Southeast Asia: We often saw her as we turned into the alley that led to the boys home. The pastor had built his home here, in a squatter community. Her house was at the end of the alley and there she sat through the day, grumbling, spitting, cursing at anyone who would talk to or even look at her. She was an angry and much forgotten woman, living in a run down shack no more then 2 meters by 2 meters in floor space, with a roof that was caving in. Now the rainy season was upon her.
That young pastor went to see his mentor/mother, who was also a pastor.
“We have to do something for her,” He said.
The band of local Christians gathered the equivalent of two-hundred US dollars. It would have to be enough.
The youth group of that local church plant used the materials that this could purchase to fix her roof and fix up her home. It didn’t take too much time for their good deed to be carried out and not long after, the woman came to the young pastor’s house…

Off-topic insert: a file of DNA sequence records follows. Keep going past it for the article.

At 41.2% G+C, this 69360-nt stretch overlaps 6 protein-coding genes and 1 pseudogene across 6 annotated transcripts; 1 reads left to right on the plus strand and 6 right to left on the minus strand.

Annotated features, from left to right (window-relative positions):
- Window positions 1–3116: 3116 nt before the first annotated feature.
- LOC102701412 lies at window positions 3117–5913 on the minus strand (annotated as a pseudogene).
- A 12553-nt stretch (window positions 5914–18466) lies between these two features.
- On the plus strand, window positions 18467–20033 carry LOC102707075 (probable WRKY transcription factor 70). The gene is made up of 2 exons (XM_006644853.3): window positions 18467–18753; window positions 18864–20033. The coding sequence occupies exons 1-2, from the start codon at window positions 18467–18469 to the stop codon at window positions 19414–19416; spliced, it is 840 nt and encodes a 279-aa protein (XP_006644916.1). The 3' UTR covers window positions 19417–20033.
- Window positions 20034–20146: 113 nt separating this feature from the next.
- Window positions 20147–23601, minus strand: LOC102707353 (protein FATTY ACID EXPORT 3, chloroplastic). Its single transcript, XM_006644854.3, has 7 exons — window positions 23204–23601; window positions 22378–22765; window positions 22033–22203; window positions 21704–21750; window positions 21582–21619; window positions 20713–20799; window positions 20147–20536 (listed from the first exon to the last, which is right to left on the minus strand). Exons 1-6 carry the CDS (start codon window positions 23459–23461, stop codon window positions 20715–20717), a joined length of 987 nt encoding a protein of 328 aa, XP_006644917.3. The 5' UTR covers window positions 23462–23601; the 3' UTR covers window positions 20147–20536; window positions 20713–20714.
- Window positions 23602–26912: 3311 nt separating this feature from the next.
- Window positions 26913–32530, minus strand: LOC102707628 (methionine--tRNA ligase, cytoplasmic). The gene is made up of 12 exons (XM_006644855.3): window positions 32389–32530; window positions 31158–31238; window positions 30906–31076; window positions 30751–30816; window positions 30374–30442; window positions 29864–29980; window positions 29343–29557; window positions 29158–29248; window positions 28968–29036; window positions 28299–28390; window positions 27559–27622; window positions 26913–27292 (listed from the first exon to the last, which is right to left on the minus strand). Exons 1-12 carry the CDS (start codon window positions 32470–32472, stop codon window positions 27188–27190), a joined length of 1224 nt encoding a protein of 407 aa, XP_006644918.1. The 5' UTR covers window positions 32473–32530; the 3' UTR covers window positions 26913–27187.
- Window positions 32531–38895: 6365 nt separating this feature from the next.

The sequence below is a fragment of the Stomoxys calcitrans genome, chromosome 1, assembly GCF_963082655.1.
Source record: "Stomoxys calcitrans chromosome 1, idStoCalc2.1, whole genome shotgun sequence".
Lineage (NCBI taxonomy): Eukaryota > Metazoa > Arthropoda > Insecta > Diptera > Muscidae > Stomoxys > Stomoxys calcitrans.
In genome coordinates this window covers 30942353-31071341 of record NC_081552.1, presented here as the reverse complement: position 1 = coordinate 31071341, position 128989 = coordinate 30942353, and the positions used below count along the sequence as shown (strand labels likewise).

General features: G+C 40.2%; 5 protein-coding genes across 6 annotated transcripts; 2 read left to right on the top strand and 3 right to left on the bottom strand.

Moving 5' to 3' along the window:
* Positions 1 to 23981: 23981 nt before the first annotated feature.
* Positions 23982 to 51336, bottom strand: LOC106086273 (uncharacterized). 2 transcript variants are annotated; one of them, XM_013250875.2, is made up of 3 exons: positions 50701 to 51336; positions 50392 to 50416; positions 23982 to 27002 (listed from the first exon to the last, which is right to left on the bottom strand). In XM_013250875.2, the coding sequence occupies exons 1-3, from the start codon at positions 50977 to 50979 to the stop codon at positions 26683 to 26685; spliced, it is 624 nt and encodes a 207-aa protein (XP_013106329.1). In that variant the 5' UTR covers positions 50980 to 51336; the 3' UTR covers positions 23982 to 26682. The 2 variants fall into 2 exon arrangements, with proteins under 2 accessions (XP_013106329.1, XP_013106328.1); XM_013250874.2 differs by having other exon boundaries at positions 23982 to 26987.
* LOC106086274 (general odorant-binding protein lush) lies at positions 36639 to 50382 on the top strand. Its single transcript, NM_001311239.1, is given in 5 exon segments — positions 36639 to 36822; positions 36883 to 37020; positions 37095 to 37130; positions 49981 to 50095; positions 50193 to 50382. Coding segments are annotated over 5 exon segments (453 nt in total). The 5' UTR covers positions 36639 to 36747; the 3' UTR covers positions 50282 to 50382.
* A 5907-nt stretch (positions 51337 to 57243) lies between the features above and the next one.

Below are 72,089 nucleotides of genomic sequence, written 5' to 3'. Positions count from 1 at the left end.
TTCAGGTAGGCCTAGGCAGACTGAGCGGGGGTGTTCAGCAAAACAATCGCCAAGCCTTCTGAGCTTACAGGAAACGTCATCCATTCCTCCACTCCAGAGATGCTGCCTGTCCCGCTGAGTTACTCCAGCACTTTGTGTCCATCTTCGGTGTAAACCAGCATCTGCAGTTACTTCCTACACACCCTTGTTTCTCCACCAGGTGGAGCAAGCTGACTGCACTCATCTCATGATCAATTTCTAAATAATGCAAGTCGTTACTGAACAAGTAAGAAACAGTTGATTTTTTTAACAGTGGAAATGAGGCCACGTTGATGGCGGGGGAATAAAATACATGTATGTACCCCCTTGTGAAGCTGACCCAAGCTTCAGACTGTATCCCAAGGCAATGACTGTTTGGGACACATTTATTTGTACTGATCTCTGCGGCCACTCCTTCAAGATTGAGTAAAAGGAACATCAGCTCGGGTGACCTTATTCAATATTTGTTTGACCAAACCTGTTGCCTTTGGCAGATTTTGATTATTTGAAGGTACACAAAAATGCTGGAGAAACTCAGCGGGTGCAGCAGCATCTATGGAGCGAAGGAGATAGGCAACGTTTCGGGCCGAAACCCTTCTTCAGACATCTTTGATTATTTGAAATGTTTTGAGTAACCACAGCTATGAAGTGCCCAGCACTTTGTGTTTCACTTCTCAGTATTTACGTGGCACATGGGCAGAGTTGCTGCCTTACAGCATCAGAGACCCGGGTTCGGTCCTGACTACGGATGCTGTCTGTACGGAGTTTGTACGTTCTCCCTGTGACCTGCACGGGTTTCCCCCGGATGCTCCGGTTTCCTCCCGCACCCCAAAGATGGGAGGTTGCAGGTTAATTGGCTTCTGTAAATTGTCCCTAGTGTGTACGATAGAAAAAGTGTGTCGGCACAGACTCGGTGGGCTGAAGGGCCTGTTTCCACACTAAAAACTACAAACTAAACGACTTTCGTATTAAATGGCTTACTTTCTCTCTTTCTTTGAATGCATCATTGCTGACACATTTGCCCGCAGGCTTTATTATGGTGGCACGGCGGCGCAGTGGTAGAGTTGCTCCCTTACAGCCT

The pastor’s mother was there that day and met her.[perfect_quotes id=”11654″]
The woman said, “No one ever cared for me until that young father came.” It seemed she assumed he must be a priest!
It was by chance that I heard the story about what our people had done for this one on the margins of society. Although I see the kids weekly and there are many opportunities to boast it is not their habit.
The story above also explains why more recently, when we turn up the alley to visit our young pastor we see her, the previously bitter old woman, sitting in front of her home… she waves big, smiles broad and points at the sky nodding.